The executive summary of the UN report regarding the circumstances around import to and spread of cholera in Haiti in the months following the Haitian earthquake http://www.un.org/News/dh/infocus/haiti/UN-cholera-report-final.pdf
characterized the Haitian isolates as:
- The strain was of South Asian origin and imported to Haiti due to human activity;
- it was able to spread due to a poor sanitary system made even worse in the earthquake's aftermath;
- the specific strain was more virulent than the usual El Tor strains. These may be the so-called Matlab variants, which have some phenotypic characteristics of the Classical biotype, making it more virulent. Described by Nair et al (1) from the International Centre for Diarrhoeal Research in Bangladesh, the strains were obtained from patients with cholera from the Matlab Hospital, and they are often referred to as the Matlab variants.
Formally, the 2 established biotypes can be distinguished from one another by a number of properties, including hemolysis of sheep red blood cells, agglutination of chicken red blood cells, the Voges-Proskauer reaction, as well as susceptibility to polymyxin B and to biotype-specific viral bacteriophages. Nair et al described 3 Matlab types based on the hybrids of these phenotypic traits. A hybrid strain has also been found in Mozambique (2) which had genetic relatedness to the Matlab strains (3). Importantly, the Matlab variants have been shown to have all the necessary genes to initiate a pandemic (3).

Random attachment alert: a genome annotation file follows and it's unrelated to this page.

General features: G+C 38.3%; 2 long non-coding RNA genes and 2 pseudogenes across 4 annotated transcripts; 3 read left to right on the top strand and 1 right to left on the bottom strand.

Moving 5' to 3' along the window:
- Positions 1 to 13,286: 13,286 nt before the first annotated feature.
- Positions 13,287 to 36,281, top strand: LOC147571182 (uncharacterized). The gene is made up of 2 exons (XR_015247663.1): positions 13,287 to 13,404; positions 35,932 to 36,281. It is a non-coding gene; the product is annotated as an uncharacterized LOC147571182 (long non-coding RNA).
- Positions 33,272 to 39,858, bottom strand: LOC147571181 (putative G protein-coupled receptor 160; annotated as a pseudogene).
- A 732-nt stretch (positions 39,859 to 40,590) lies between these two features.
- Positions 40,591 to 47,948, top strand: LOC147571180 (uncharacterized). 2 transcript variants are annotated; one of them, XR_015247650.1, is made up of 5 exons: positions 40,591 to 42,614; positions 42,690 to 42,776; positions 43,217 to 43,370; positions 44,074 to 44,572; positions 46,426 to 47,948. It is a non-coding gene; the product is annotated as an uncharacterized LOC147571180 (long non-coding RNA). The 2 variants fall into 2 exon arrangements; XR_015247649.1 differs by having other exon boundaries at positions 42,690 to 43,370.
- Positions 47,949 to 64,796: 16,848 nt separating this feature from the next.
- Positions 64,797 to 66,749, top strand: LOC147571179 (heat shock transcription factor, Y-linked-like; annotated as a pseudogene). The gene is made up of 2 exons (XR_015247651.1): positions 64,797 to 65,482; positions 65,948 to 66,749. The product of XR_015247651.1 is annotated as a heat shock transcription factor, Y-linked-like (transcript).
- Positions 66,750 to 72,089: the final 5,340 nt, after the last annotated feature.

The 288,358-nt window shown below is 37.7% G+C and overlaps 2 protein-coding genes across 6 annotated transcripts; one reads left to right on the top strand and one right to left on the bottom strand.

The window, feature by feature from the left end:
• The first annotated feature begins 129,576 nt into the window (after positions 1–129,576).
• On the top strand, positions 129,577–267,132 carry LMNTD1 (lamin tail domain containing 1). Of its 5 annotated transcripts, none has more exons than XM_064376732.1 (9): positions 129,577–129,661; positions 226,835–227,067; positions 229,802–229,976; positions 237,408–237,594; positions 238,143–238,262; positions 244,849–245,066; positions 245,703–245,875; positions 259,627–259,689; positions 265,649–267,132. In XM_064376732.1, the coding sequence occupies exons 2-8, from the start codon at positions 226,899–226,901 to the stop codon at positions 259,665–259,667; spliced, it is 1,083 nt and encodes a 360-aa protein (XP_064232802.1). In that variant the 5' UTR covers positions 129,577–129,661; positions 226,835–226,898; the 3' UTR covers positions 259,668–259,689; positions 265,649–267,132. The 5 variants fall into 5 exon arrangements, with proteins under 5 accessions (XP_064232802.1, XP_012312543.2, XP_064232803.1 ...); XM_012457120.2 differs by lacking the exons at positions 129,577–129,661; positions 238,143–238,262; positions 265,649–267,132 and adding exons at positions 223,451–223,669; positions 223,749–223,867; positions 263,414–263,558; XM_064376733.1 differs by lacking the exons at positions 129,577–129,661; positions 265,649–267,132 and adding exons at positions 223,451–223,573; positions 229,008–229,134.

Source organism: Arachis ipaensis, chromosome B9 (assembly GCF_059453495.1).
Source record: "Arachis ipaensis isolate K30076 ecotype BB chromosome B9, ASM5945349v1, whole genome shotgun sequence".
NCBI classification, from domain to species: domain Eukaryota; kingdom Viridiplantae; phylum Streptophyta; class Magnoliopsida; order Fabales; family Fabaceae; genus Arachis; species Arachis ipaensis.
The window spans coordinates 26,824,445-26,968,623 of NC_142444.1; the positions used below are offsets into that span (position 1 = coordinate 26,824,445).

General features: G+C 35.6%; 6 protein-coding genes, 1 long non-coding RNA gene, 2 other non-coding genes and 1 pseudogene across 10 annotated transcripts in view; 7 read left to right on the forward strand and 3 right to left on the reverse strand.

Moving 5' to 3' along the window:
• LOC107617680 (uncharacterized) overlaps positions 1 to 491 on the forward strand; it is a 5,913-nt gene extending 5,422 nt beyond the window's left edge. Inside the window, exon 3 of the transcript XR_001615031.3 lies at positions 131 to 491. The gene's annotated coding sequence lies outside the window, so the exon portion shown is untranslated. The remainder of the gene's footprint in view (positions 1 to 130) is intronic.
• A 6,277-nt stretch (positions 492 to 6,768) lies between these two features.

1. Nair GB, Faruque SM, Bhuiyan NA, et al: New variants of _Vibrio cholerae_ O1 biotype El Tor with attributes of the classical biotype from hospitalized patients with acute diarrhea in Bangladesh. J Clin Microbiol 2002; 40(9): 3296-99; available at http://jcm.asm.org/cgi/content/full/40/9/3296?view=long&pmid=12202569.
2. Ansaruzzaman M, Bhuiyan NA, Nair GB, et al: Cholera in Mozambique, variant of _Vibrio cholerae_. Emerg Infect Dis 2004; 10(11): 2057-9; available at http://www.cdc.gov/ncidod/eid/vol10no11/04-0682.htm.
3. Safa A, Bhuyian NA, Nusrin S, et al: Genetic characteristics of Matlab variants of _Vibrio cholerae_ O1 that are hybrids between classical and El Tor biotypes. J Med Microbiol 2006;55(Pt 11): 1563-9; available at http://jmm.sgmjournals.org/cgi/content/full/55/11/1563.